finite-difference equation (eqn. 7) that described the flow path
 dP  length in terms of pressure changes and properties of the foam.
  : Pressure gradient due to friction Blauer et al.46 presented an approximate method to avoid
 dL  f
an iterative procedure for predicting pressure losses and
injection pressures. The model assumes that the density of the
 dP  gaseous phase is negligible throughout the well, irrespective of
  : Pressure gradient due to hydrostatic head the prevailing pressure and temperature.
 dL h Okpobiri and Ikoku55 developed a semi-empirical method
for prediction of frictional losses caused by the flow of
The iteration process is continued until the sum of the cuttings/foam slurry. Flowing foam is mathematically
incremental lengths equals the length of the pipe. modeled as a Power Law fluid. For pressure drop calculations,
Different models have been proposed for the estimation of the pipe/annulus arrangement was segmented and solutions
the frictional pressure gradient in equation (7). Krug and were obtained by iterating along the length.
Mitchell44, assumed that foam behaves as a Bingham Plastic Guo et al.56 presented a method to estimate flowing
and using the Buckingham-Reiner solution,54 developed a bottom hole pressure, velocity, density, and quality profile
model for laminar flow of foam in pipes and annuli. Foam during the flow of a stable foam in an annulus. Friction
temperature was assumed to be equal to the formation pressure was calculated by treating foam as a power law fluid.
temperature at the depth of interest. The pressure-dependent The influence between the frictional and hydrostatic pressure

components is determined using a simple iteration scheme to flow hydraulics associated with aerated mud drilling in order
obtain the total pressure at depth. to achieve a cost effective operation.
A more sophisticated approach for predicting pressure Frictional pressure losses during multi-phase flow is a
losses during foam flow in pipes and annuli has been complicated function of the flow regime, fluid rates,
developed by Lord57 , Spoerker, et al.58 and Liu and Medley.59 volumetric fractions, fluid properties, flow geometry, and
They suggested that an explicit relationship for predicting other factors. Many investigators have discussed two-phase,
pressure losses can be obtained by solving the differential gas-liquid flow through pipes at different inclinations.
mechanical energy balance equation, which is given as However, very few have studied two-phase flow in annular
follows: geometry.
The following section presents a brief review of previous
research on multi-phase flow in annular spaces. Following this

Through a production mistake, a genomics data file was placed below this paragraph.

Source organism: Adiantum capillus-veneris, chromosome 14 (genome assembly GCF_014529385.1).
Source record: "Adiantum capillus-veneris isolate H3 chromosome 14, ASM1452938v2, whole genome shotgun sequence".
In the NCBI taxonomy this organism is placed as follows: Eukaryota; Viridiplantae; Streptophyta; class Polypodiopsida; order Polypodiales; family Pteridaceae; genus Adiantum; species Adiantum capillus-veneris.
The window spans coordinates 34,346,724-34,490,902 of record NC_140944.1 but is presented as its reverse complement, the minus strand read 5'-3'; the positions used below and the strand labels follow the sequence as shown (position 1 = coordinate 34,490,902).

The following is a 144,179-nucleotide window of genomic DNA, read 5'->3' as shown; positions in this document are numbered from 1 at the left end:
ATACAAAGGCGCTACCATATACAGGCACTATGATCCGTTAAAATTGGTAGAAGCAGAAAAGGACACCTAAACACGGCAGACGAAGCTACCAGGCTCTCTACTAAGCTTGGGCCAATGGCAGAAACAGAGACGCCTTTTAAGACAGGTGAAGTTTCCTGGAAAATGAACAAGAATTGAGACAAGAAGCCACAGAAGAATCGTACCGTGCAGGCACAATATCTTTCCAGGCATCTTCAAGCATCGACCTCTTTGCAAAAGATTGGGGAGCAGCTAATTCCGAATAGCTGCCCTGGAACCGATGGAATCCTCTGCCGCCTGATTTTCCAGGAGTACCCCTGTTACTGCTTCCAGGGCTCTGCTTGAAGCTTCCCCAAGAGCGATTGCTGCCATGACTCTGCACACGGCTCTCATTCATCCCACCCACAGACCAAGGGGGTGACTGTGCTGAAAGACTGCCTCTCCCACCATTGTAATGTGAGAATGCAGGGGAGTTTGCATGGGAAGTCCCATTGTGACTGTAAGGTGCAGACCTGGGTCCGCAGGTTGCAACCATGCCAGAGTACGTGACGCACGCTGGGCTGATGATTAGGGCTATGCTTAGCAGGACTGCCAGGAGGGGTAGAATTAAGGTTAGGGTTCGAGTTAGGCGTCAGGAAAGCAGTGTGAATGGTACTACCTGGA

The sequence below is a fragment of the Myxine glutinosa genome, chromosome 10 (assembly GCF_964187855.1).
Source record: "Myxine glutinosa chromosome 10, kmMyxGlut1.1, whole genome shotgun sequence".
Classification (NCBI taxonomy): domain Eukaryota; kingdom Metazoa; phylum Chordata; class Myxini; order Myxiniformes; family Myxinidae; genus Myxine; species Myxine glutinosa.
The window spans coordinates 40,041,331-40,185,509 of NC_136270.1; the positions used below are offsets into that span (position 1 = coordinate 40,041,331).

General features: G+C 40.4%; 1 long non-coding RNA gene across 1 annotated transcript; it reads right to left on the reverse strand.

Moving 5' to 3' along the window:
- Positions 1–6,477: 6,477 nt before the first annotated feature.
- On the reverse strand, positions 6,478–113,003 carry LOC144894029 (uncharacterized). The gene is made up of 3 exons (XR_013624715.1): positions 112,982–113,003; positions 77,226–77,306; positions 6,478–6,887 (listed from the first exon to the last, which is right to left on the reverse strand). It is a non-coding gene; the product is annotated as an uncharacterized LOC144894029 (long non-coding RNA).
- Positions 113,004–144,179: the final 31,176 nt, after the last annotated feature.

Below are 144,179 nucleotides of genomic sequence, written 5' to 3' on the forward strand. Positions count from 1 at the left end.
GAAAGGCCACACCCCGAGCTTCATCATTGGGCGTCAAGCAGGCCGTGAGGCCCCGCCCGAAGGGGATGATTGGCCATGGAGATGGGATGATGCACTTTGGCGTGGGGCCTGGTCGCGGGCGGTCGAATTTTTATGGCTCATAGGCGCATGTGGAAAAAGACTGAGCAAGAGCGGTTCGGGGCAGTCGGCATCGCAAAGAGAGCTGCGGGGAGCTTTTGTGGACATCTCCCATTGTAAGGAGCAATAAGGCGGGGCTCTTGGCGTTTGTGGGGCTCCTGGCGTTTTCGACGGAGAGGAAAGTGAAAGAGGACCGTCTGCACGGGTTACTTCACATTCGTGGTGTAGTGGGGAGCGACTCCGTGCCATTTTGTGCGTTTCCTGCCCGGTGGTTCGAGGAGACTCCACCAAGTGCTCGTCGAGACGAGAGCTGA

2 fF 2  literature review, a discussion of the available models for
vdp + udu = −  u − g  dz (11) bottomhole pressure prediction during flow of aerated drilling
 D  fluids is offered.

where v is the specific volume, p is the external pressure; u is Two Phase Flow in Annuli
the linear velocity of the foam; fF is the Fanning friction Sadatomi et. al.62 studied vertical two-phase flow of air-water
factor; D is the pipe diameter; z is the axial distance; and g is mixtures through several non-circular channels. They
the gravitational acceleration. measured frictional pressure drop, mean void fraction, and
The mechanical energy balance can be solved if the rising velocity of gas bubbles, and developed flow pattern
volumetric behavior of the foam is specified. In order to maps. They observed three primary patterns; bubble flow, slug
describe the volumetric behavior of compressible fluids an flow, and annular flow. From the flow pattern maps, they
equation of state describing volume as a function of pressure concluded that channel geometry has no influence on the flow
and temperature is needed. Once an equation of state for foam pattern transitions. Their work was restricted to vertical flow
has been developed, it can be used with an isothermal, steady- and the diameters in their study were smaller (30 mm. x 15
state mechanical energy balance equation to obtain an explicit mm.) than those used in drilling operations.
relationship for pressure losses during foam flow. Kelessidis and Dukler63 examined factors affecting the
Lord57 used the real gas law and mass balance flow pattern transition during flow of air-water mixtures in
considerations to develop an equation of state for foam with vertical concentric and eccentric (50%) annuli. They identified
solids. He solved the differential mechanical energy balance four flow patterns as bubble flow, slug flow, churn flow, and
equation to obtain a relationship for pressure loss prediction annular flow. They developed flow pattern maps for both
during foam flow. His final equation was complex and concentric and eccentric annuli. Using various factors
required the use of a numerical solution method for prediction affecting the flow pattern transition such as gas, liquid flow
of flowing pressures. rates, void fraction, etc., mathematical models were developed
Spoerker, et al.58 modified Lord’s solution and presented a for flow pattern transitions based on the ideas presented by
new two-phase flow equation. They used the virial equation60 Taitel et al.64 Their models were based on the physical
instead of the real gas equation of state. They also solved the mechanism suggested for each flow pattern transition and
differential mechanical energy equation to obtain an explicit predict the flow rates at which the transitions take place in the
expression for pressure loss prediction during foam flow. concentric annulus. Modifying the theory used to develop the
Liu and Medley59 solved the mechanical energy balance model for concentric annuli, models for eccentric annuli were
equation and also incorporated influx of gas, liquid, and oil. developed. Kelessidis and Dukler concluded that the degree of
The pressure profile, foam quality, and density are predicted. eccentricity has only a minor effect on flow pattern